Her father had been calmer, agreeing to lease her one of his two apartments at 1004 at a discount because he knew she was too ashamed to go back to the roommate living situation she had been in before marrying Dozie.

He had helped her move in the Saturday after she left Dozie. When the movers were gone and it was just the two of them, they sat on the plastic white chairs she had borrowed without asking from her mother’s garden.

“You are going to be alright aren’t you?” Papa had asked.

“I don’t know,” she answered truthfully.

She walked him to his car where his driver Mahmoud was waiting. Just before getting into the car, Papa had grabbed her in a fierce hug, whispering in her ears that he loved her. Mahmoud had driven away quickly after but not fast enough that Simileoluwa didn’t see the tears she had brought to her father’s eyes.

She avoided Dozie as much as she could in the aftermath; refusing to pick his calls or acknowledge the numerous emails he sent. She even gave strict instructions at the office that on no circumstances was he to be let in to see her.

Once upon a time, she had thought Dozie was the piece in the puzzle she was, the screw in her head that had been missing all along. All she had to do was marry him and she would be complete.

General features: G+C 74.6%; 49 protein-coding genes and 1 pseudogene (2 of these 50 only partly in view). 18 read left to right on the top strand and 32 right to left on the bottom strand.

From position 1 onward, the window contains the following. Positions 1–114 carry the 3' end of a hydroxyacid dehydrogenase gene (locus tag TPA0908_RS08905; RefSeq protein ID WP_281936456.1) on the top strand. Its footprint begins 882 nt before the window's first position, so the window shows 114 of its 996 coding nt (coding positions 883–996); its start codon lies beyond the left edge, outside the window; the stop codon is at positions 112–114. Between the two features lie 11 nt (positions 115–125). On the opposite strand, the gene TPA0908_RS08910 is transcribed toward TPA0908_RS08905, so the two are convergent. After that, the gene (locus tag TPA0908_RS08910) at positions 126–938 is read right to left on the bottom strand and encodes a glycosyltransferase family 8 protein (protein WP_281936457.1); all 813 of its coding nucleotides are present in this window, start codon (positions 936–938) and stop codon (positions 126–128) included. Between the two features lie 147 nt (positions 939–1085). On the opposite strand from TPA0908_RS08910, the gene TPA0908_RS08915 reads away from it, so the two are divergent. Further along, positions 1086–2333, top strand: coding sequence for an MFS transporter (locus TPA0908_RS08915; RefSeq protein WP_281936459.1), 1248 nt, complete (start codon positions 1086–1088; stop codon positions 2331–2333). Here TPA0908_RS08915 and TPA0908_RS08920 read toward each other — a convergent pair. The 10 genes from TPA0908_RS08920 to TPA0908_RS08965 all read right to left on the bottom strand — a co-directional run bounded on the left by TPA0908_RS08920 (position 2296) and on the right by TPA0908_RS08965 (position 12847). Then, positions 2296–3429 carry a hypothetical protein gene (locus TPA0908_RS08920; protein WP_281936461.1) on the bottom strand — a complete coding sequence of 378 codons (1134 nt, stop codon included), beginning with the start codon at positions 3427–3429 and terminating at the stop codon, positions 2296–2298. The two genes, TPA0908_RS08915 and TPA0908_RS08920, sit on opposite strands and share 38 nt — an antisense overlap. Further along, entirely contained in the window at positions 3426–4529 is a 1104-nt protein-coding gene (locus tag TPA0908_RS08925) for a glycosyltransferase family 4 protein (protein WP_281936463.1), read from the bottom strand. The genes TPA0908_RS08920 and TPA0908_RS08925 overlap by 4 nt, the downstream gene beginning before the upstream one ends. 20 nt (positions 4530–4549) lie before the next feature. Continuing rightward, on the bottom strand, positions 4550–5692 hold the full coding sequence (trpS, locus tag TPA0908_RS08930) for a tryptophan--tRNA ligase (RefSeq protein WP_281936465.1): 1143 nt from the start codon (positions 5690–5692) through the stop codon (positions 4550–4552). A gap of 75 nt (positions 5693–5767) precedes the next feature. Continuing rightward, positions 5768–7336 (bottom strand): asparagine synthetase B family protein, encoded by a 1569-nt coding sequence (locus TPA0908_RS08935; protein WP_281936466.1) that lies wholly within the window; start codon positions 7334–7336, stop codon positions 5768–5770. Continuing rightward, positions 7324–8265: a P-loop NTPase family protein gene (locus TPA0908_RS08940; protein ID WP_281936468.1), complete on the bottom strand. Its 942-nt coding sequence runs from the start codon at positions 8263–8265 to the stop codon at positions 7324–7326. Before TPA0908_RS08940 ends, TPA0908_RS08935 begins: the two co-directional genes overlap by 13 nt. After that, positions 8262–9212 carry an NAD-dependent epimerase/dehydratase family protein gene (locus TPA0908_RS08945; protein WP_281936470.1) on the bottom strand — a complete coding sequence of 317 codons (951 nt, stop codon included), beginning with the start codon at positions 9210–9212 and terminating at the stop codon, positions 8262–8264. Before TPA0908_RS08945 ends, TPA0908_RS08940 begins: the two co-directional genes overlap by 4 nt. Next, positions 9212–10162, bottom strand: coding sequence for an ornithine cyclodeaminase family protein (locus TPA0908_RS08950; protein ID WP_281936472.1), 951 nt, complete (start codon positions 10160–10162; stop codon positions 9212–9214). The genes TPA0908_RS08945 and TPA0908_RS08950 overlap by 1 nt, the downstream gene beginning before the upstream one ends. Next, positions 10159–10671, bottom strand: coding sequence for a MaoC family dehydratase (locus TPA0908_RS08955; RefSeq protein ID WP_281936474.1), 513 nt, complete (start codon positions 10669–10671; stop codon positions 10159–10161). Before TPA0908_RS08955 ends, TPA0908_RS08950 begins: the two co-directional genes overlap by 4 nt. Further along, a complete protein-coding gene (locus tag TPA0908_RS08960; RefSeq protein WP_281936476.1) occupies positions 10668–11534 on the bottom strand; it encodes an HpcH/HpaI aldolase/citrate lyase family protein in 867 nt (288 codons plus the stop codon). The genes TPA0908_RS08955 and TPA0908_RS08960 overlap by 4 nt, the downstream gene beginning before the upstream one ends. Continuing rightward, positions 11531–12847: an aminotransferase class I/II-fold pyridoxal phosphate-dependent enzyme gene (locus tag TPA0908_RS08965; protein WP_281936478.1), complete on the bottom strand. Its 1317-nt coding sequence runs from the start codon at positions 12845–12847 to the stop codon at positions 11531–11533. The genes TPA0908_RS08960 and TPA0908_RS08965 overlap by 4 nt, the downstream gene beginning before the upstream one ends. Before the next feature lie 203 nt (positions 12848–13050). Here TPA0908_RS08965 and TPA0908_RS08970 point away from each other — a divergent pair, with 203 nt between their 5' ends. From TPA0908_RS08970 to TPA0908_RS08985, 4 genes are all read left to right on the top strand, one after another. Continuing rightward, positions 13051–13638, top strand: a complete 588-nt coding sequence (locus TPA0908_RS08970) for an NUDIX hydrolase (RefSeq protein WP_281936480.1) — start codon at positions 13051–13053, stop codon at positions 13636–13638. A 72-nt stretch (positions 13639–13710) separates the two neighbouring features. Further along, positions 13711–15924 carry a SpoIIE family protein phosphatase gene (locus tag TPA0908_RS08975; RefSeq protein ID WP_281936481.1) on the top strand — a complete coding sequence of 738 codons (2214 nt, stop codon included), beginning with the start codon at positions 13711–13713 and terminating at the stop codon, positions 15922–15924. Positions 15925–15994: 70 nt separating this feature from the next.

The doctors at Bellevue had diagnosed her as bipolar when she was 18, before her first year in collegein NYC was done. She still didn’t know how she made it through that first year without failing every course. She had told no one, knowing the stigma her people back home still attached to any sickness of the mind. Telling her mother for instance would have been tantamount to suicide. She would have been dragged to crusade ground after crusade ground.

If only she had spoken up. If only she had told Dozie, he would have known to leave tomorrow as an open ended question. He would have known to make provision for her leaving, that it had nothing to do with her loving and in a little while he could have her back as good as new until next time.